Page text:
Reviewed: MarkBass MB STU Amp 1000 Bass Head

CMC Music Australia | www.cmcmusic.com.au | Expect to pay: $2195

Stu Hamm has been a force on the bass and general music scene for many years. Known for his work with Steve Vai, Joe Satriani and Frank Gambale (amongst a host of others) Stu has long combined slap and tapping techniques alongside solid grooves and is also a highly respected educator and clinician. Some have even said Hamm reshaped the concept of what contemporary bass guitar could be, using polyphony, chords and harmonics. Markbass have been hot on endorsements over the last few years and have added to their already impressive lineup of amps with the MB Stu Amp 1000.

Streamlined and intuitive, the STU amp front panel consists of big Master Volume, Solid State Gain and Tube Gain knobs, a seven band graphic EQ, Active and Passive inputs and an On/Off switch. All seems fairly self-explanatory hey? And I get the feeling that’s what Mr Hamm wanted with this amp. The amp boasts 1000 watts of power under the hood and then an effects loop, tuner out, line out, ground lift and pre/post EQ buttons and two speakon cab outs on the rear panel. The typically sturdy Markbass build is ever present, and as is the yellow and black colour scheme. At 3 kgs, the amp is relatively portable and not too heavy (not micro but definitely easy to handle) and could definitely turn some heads with its simplicity and option of both Tube and Solid State. It also sports a garishly orange front panel that will stick out on stage in the best way.

 

 

 

With its graphic EQ and three large knobs, the STU amp looks a little more retro and rock ‘n roll (for want of a better word) than a good portion of the Markbass line. That’s not to say there isn’t a wide range of tones on offer though. SS allows for clean headroom with an articulate and defined sound. Working the graphic EQ then gets you deeper into the tone, from a boosted low end to punchy mids or bright and scooped tops. The Tube Gain really adds some grunt to warm up your sound or even adding some bark to it. The STU amp can cross over from rock to funk with ease and its size and power make it a workhorse for anything from small rehearsals to big gigs.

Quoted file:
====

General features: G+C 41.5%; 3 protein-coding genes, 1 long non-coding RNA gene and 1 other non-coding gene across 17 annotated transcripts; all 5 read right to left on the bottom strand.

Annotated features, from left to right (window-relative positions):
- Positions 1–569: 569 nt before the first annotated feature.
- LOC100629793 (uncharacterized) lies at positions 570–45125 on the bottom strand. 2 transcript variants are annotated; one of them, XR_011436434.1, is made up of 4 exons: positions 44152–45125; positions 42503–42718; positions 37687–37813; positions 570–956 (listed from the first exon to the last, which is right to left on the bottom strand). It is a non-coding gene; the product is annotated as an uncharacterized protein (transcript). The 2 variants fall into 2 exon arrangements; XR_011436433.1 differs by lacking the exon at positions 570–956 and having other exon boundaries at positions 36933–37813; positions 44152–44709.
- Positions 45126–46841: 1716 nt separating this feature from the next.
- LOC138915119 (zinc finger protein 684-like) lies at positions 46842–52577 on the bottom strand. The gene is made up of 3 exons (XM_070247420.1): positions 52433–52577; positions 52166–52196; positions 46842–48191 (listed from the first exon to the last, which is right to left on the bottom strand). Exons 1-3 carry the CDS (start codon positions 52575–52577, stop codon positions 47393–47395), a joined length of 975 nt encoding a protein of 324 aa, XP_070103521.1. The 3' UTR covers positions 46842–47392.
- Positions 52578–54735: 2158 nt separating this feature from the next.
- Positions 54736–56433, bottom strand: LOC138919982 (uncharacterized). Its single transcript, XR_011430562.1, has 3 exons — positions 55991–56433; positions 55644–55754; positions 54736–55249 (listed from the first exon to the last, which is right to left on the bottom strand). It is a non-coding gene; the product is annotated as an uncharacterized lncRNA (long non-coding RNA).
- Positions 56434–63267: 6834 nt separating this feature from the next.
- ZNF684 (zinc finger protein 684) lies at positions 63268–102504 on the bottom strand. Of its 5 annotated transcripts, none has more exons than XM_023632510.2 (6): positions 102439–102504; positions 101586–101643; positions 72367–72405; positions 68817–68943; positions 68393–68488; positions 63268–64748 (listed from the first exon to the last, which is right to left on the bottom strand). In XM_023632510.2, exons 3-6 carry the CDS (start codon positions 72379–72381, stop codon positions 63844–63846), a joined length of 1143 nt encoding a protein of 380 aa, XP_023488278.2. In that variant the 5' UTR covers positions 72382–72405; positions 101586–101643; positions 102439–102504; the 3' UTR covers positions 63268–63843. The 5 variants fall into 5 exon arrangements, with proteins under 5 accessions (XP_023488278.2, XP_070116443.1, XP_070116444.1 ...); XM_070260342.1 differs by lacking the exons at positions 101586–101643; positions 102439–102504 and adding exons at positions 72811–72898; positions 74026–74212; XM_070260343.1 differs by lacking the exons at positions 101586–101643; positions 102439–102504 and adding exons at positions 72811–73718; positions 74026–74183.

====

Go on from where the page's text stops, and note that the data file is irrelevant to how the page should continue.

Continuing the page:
While the solid state and tube mix isn’t a new thing, it definitely works well on the STU amp and I could see it being a big selling point – especially with 1000 watts on board. Furthermore, the combination of big knobs (just three of them) and a graphic EQ might be just the answer to players wanting to easily adjust their amp – be it in the studio or a dimly lit stage. Stu Hamm is a serious player with serious credits and a serious reputation. This isn’t the ‘just put your name on a signature amp’ deal – it’s obviously something Stu had a big hand in. Couple that with Markbass’ reputation for quality gear and you’ve got a great workhorse amp that will work in many musical settings.

Hits and Misses

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Solid State and Tube combination

Graphic EQ can be great for really targeting frequencies

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